First Toys: Black and White

August 21, 2011

See also A Word on Toys

Staring is big with infants. They can’t see very well at birth and won’t distinguish colors first thing, so fairly large black and white patterns and pictures are your best early bet for giving them something besides you to look at (not that you’re not gorgeous – of course you are!)

I bought a set of the Wee Gallery Art Cards and stood them up in Astrid’s line of vision in her crib. I have no idea how much she got out of them since she didn’t fill out the feedback card I left in there as well, but I assume they were more interesting to look at than the bars of the crib or the ceiling. The Art Cards are, well, art-y so they won’t drive your adult visual sense nuts and about half of the animals are pretty cute. The other half are scary looking (to me anyway), so I got two sets and weeded out the weird ones. I mean seriously: that fish looks deranged, right?

You can hang the cards from a generic mobile frame, but I never did find one that faced the cards flat down so Astrid could actually see them. Eventually I caved and bought one of ones that hangs the cards vertically, but it was super flimsy and with very little baby tugging it promptly came apart, so unless you’re handy and make your own, I’d skip trying to put them on a mobile.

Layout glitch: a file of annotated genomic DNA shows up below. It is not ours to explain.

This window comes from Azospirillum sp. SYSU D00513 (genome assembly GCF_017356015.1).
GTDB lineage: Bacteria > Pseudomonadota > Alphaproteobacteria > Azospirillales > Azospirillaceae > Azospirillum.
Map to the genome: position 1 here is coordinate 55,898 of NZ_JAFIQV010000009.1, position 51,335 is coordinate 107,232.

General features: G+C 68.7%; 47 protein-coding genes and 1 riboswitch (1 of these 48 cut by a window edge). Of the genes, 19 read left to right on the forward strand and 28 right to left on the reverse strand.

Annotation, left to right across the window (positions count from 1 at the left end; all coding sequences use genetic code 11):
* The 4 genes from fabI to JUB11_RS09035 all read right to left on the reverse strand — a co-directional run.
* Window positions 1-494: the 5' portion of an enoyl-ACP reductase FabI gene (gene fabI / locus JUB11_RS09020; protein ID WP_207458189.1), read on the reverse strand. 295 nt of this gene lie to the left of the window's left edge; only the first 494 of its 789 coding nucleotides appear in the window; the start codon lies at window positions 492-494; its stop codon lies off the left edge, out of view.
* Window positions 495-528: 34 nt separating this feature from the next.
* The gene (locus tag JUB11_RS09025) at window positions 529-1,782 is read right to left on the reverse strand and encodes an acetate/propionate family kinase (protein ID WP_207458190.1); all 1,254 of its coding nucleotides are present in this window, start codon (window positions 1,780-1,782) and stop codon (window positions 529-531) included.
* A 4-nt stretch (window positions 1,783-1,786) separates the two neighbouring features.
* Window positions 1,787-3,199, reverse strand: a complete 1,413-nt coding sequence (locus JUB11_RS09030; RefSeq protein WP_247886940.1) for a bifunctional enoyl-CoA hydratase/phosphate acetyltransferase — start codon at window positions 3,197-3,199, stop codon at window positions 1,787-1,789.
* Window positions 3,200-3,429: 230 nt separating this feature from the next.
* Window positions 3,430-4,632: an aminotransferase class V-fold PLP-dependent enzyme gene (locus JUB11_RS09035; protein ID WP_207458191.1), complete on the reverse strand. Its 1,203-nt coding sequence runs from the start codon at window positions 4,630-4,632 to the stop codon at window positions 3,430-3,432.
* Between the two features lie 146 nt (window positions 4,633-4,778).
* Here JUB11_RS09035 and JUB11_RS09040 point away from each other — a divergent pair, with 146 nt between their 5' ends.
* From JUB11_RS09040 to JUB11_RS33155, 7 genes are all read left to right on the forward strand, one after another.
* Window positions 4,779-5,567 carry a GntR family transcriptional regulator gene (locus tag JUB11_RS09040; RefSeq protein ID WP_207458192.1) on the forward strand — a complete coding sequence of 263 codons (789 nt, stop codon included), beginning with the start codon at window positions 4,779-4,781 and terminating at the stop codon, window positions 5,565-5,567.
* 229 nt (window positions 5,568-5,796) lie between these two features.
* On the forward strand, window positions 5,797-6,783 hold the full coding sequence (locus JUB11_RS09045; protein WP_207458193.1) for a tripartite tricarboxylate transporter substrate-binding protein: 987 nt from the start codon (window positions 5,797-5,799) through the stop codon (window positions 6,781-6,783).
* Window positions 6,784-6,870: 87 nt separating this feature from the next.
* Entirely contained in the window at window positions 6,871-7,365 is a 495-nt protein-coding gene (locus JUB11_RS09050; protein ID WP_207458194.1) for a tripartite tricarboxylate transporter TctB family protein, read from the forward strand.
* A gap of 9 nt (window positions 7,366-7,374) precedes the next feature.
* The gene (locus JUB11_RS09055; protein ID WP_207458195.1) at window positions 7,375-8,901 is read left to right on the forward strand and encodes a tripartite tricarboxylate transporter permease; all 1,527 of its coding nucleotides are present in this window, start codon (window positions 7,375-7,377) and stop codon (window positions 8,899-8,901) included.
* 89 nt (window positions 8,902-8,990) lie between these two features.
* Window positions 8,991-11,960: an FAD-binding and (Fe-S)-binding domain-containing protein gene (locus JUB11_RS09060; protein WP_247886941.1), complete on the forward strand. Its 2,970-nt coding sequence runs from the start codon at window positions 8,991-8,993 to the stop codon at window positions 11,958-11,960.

Another black and white option is the Hoban board books: large generic shapes in black on white or vice versa. Someone gave us this book early on and I thought it was kind of bleak but Astrid took to it eventually and still looks at it, usually in the dim light of her 6AM rising time when the rest of the world is rightfully asleep.

Hoban board books, about $7 at Amazon

Wee Gallery Art Cards, about $13 at Amazon or Wee Gallery

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5 Responses to “First Toys: Black and White”


  1. […] like that. But they can see black and white shapes and patterns before colors, which is why those Wee Gallery Art Cards are a great crib companion, as are the awkwardly named Wimmer-Ferguson mirror and […]


  2. […] that. But they can discern black and white shapes and patterns before colors, which is why those Wee Gallery Art Cards are a great crib companion, as are the awkwardly named Wimmer-Ferguson mirror and […]


  3. […] pictures of objects in a binding. It did attract her interest for a while though because of the black and white shapes (very popular with the tiny, “I can’t see my hand in front of my face” crowd), […]


  4. […] in the staring category are mirrors. Astrid didn’t notice herself in a mirror until she was 3 1/2 months old despite […]


  5. […] Things with black and white patterns (See First Toys: Black and White) […]


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